Review: Nasty Women Exhibition Lubbock
“Such a nasty woman.”
-D. J. Trump, speaking of H. R. Clinton, 10/19/2016
Of the more offensive comments made by the president elect (as of this writing) to convey his esteem for half of the U.S. populace, this is the one that stuck. Immediately a synecdoche for Trump’s character and the self-normalizing, implicit sexism we’ve yet to work through collectively, the remark set off unnumbered think pieces and numbered art exhibitions in the U.S. and abroad. In this spirit is shown Lubbock’s Nasty Women exhibition, on view now at the Texas Tech Satellite Gallery.
Carol Flueckiger "Solitude of Self"
The open-call exhibition shows works by 38 women artists working in all media, broadly under the umbrella of feminism, specifically addressing the equality, individuality, sexuality, and identity of women, especially as it diverges from those attributes as defined traditionally. Carol Flueckiger’s print “Solitude of Self” depicts a silhouetted girl’s head, the top half of which has the same color as the sky in the composition’s background, and over the blue is written in script scraps of prose and poetry. Thoughts contained in and filling the head of the girl shown is a succinct, if straightforward, assertion of her individual personhood.
Billie Parsons: “Quiet”
A sculpture of cedar and pig intestine, Billie Parsons’ “Quiet” avoids by its name the implication of a musical instrument (the piece does initially resemble something percussive). Resisting easy interpretation, her sculpture is a cedar sheet, vertically painted in blue stripes and sewn with gut into a tree trunk-like cylinder. The wood is held in its shape like a garment, from a distance giving the impression of flora, but showing itself to be a human hand’s assemblage of flora and fauna. It’s hard to tell what weight should be given to each of these three, but alternating among them, as a viewer, makes it work I think.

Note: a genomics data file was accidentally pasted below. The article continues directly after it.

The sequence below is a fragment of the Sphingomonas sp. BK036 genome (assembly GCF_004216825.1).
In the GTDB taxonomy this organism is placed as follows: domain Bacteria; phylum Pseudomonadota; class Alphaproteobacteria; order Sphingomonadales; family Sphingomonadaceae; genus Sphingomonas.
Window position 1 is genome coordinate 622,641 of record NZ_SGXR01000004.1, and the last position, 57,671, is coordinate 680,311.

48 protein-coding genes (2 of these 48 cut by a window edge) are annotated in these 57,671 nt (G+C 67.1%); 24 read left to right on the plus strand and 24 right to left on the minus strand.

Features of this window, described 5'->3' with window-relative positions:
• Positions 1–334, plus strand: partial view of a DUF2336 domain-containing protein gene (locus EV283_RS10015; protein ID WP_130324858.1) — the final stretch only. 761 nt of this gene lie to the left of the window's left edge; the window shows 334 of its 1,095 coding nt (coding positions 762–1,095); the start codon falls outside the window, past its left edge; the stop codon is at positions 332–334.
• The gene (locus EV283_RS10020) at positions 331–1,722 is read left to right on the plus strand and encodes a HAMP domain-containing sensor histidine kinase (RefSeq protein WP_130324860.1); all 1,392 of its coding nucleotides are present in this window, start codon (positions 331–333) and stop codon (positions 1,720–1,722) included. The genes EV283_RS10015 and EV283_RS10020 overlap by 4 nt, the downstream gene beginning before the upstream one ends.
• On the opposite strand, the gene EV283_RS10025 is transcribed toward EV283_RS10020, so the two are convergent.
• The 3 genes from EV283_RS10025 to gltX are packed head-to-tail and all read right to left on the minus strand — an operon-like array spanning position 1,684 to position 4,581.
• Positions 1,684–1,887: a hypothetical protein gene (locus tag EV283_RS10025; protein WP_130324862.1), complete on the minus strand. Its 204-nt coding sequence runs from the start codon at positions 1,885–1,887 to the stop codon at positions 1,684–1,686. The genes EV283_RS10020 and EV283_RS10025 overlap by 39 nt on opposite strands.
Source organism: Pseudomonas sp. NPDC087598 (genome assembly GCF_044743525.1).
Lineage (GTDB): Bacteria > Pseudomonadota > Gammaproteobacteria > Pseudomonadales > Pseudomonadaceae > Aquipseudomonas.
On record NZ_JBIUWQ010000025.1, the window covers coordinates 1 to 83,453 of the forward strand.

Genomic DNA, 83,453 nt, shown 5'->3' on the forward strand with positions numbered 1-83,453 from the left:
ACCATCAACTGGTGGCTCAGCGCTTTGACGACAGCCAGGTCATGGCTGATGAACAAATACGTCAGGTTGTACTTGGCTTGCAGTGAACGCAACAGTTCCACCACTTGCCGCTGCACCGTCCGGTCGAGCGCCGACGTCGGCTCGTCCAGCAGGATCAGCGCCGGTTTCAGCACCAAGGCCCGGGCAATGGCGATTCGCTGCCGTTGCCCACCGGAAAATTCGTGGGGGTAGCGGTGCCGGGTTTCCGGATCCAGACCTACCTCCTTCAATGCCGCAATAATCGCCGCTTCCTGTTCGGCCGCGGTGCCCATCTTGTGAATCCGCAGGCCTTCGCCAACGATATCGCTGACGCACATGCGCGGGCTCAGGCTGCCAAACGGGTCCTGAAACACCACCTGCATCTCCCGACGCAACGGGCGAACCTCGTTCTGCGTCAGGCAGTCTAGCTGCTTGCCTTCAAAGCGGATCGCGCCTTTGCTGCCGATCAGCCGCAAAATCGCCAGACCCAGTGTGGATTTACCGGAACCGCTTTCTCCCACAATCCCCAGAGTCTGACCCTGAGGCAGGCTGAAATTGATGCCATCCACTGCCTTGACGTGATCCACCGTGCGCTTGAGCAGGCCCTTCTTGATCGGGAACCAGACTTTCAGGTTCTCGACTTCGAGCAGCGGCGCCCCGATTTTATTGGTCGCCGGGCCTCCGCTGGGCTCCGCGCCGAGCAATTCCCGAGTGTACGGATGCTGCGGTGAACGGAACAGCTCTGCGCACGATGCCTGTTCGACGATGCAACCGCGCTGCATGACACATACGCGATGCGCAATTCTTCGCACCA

Kat Truth: "Don't Touch my Box"
Hiding under the (skillfully) blaring straightforwardness of Kat Truth’s “Don’t Touch my Box” is the modest request motivating the exhibition: femininity is personal, valid, and not for unpermitted ‘touching’ or devaluation. A bottom-up perspective of a sculpted vagina in a sealed box leaves little room for interpretation.
Stacy Elko: “Baba Yaga Comes in for a Landing”
Stacy Elko’s woodcut “Baba Yaga Comes in for a Landing” shows the full extent of the Russian folk character’s legend. Chicken leg-mounted house, mortar, pestle, and all, Baba Yaga’s effects contextualize her as the enigmatic helper and curse of those who encounter her. Not as a creative work but as an invocation of the character in context, Elko’s piece asserts by way of reference the varied, many-dimensional roles of women in a society.
Feminism is inherently reactionary; after all there can be no responding demand for equality without an initiating oppression. Nasty Women is reactionary in the spirit of all great struggles for justice, but also in the spirit of asserting loudly in response to a single man’s ugly assertions. In this way I think it on one level conforms to the shape of Mr. Trump’s initiating remark and its focus shifts to something louder, more immediate, and less helpful to the movement overall: reactionary, but a different kind. Not all the work was adding anything new beyond the reactionary, but the exhibition was worth mounting nonetheless. (Editor's Note: This exhibition has raised approximately $1500 benefitting Women's Protective Services.)
*The author's opinions are his own.